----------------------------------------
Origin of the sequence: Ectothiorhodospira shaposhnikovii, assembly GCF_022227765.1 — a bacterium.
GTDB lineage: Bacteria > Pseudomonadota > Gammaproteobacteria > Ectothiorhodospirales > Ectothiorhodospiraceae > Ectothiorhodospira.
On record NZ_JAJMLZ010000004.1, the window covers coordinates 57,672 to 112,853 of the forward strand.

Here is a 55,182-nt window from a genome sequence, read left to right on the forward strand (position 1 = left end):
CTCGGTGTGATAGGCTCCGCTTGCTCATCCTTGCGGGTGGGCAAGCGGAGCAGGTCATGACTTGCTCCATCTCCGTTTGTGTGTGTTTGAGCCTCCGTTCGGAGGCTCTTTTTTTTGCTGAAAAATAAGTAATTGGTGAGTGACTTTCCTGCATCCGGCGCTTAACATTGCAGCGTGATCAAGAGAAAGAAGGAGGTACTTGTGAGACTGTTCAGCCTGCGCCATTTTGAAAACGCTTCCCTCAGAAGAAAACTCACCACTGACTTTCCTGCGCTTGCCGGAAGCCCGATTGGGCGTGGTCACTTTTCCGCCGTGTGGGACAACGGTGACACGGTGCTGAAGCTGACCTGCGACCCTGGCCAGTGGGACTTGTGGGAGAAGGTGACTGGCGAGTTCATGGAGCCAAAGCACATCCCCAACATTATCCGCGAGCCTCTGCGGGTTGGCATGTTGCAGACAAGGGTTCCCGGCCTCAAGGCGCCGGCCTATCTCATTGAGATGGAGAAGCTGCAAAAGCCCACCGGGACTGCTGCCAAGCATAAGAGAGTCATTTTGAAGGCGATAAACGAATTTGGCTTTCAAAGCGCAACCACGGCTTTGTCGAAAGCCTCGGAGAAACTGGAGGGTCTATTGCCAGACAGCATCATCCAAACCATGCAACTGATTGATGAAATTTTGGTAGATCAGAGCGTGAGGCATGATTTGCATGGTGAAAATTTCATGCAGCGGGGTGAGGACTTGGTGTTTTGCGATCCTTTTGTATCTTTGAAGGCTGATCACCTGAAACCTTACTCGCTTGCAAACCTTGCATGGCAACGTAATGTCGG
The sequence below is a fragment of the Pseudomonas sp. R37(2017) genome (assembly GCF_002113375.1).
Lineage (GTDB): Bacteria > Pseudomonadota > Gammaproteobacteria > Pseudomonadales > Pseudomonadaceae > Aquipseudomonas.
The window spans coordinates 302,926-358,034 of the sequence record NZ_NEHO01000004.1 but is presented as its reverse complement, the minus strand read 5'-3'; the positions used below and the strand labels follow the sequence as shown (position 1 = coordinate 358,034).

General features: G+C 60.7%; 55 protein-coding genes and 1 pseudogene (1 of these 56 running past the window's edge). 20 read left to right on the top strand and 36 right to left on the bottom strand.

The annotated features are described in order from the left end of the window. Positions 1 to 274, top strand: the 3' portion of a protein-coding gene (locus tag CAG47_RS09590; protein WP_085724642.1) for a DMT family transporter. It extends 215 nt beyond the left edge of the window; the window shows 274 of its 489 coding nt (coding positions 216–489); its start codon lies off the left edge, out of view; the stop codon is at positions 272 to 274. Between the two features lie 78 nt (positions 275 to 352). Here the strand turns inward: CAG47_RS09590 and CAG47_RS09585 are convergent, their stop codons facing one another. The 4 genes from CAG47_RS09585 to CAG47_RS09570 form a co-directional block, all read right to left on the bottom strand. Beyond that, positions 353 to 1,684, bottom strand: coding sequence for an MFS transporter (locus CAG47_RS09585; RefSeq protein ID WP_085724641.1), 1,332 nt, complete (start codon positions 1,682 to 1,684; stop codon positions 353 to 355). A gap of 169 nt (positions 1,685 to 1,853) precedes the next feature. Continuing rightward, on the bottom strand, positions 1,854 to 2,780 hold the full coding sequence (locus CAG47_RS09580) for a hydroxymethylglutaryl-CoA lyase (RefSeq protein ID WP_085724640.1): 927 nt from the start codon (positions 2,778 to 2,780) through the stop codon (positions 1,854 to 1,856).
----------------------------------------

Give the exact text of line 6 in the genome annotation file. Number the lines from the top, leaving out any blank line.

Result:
The sequence below is a fragment of the Pseudomonas sp. R37(2017) genome (assembly GCF_002113375.1).